Ciara is currently a UX/UI Product Designer working for a NYC based Cyber Security start up company, Elpha Secure, as their Product Designer. Her day to day job entails understanding, from a psychological standpoint, how users’ minds are wired to interact with technology and digital platforms and what a user needs and wants are to accomplish a task. From a design perspective Ciara creates mood boards, style tiles, and designs digital components such as web pages, and buttons and anything a user needs to interact with to accomplish a task digitally. Ciara started out studying film production in college (thanks to the mentorship of Mr. Leonard) before segwaying into visual design and fashion merchandising. She earned her Associate of Arts in Visual Design & Communications from FDIM and her Bachelor of Business Administration in Fashion Merchandising LIM College. While at LIM College, Ciara had internships with PVH Corporation, and Movado Group Inc.
She started working in eCommerce doing content management/content creation for Movado Group Inc. where she assisted with content build-out, utilizing front-end web development and product management for the design of their eCommerce website. She then worked for Southern Glazers Wine & Spirits on a website doing over $1 billion in revenue. She was also tasked with content creation and video editing. This lead Ciara to her next venture which was a 6 month certification program in User Experience/User Interface design.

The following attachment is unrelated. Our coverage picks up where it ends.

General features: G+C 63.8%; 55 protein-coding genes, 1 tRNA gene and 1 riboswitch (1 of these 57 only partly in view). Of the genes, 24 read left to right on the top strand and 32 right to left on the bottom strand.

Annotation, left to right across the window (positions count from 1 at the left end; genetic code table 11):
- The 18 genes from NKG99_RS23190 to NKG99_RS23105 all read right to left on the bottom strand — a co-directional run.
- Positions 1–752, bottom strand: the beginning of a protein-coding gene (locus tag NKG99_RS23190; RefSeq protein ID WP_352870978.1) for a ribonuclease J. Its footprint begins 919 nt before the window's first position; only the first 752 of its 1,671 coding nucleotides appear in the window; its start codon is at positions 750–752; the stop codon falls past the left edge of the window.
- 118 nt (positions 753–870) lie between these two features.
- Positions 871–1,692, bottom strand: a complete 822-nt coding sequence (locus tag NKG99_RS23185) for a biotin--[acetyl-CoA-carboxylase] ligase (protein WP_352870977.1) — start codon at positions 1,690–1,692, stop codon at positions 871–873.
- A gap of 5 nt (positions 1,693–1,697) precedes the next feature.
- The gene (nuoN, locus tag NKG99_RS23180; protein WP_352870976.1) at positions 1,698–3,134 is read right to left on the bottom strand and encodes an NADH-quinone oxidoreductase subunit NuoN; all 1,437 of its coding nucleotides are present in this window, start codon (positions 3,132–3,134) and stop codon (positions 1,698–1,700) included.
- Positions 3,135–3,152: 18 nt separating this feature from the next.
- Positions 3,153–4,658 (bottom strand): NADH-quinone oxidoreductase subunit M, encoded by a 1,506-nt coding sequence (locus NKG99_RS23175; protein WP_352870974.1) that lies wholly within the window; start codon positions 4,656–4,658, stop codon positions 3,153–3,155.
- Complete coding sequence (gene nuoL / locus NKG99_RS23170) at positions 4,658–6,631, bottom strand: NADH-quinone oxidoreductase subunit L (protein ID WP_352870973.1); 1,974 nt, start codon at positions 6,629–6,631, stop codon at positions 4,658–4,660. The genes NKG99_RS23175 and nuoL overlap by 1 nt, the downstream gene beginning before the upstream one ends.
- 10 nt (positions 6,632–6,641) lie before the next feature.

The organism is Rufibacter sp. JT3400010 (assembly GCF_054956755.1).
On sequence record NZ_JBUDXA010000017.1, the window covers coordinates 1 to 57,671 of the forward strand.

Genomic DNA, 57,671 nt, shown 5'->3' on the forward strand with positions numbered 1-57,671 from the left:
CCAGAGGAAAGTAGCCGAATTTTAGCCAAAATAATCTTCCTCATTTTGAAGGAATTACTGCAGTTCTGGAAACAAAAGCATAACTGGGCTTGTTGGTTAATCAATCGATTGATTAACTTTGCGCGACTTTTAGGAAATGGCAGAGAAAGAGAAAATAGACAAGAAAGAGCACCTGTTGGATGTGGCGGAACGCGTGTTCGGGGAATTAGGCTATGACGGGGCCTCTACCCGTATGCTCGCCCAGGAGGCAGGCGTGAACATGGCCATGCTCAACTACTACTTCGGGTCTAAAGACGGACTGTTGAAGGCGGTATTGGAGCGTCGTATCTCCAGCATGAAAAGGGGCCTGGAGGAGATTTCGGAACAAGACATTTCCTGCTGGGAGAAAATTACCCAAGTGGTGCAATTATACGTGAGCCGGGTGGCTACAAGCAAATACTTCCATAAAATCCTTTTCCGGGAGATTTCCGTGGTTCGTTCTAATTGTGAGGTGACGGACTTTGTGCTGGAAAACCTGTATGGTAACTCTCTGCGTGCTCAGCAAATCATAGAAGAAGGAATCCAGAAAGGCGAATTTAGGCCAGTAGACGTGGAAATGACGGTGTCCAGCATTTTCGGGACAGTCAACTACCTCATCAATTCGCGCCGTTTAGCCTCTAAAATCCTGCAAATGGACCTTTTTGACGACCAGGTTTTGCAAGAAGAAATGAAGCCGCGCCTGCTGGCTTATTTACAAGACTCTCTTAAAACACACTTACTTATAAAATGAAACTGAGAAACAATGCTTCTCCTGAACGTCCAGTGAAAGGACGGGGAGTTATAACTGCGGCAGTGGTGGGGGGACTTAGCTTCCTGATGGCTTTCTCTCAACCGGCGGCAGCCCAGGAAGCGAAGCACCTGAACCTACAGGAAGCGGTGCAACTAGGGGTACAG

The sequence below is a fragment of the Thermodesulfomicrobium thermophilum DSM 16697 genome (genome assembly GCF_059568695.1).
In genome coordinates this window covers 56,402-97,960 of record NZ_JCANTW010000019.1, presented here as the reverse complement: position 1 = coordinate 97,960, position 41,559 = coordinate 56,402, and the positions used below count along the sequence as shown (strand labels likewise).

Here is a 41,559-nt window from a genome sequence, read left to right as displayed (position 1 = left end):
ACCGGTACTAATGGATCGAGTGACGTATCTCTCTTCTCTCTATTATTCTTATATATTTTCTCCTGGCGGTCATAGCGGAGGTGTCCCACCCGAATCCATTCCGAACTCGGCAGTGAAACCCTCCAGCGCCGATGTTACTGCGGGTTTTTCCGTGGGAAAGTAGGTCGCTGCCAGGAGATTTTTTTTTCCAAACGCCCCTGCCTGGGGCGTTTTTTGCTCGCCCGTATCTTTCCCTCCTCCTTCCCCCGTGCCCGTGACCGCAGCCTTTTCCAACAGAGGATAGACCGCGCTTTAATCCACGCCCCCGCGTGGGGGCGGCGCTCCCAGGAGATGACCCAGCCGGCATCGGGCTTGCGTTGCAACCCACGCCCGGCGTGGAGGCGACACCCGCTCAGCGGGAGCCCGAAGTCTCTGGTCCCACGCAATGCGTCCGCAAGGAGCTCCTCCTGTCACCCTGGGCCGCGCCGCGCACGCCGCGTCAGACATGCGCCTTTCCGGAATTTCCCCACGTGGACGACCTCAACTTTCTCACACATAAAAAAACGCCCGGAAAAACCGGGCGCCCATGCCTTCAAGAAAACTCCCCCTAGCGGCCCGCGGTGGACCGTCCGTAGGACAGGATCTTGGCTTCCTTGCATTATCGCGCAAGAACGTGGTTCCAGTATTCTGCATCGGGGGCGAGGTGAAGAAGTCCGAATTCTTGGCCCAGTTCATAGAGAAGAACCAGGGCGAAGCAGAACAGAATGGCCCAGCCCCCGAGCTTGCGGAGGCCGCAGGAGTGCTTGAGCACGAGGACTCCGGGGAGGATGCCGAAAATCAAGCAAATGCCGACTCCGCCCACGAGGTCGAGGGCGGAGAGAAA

"Keep learning. No matter what aspect of art you work in, although it’s fun and creative, there are essential foundational aspects to learn and understand to make you a better artist. Having a strong foundation in psychology and business will allow you to work in an arts field where you can do what you love and make money!" - Ciara Liggieri
Visual Design Director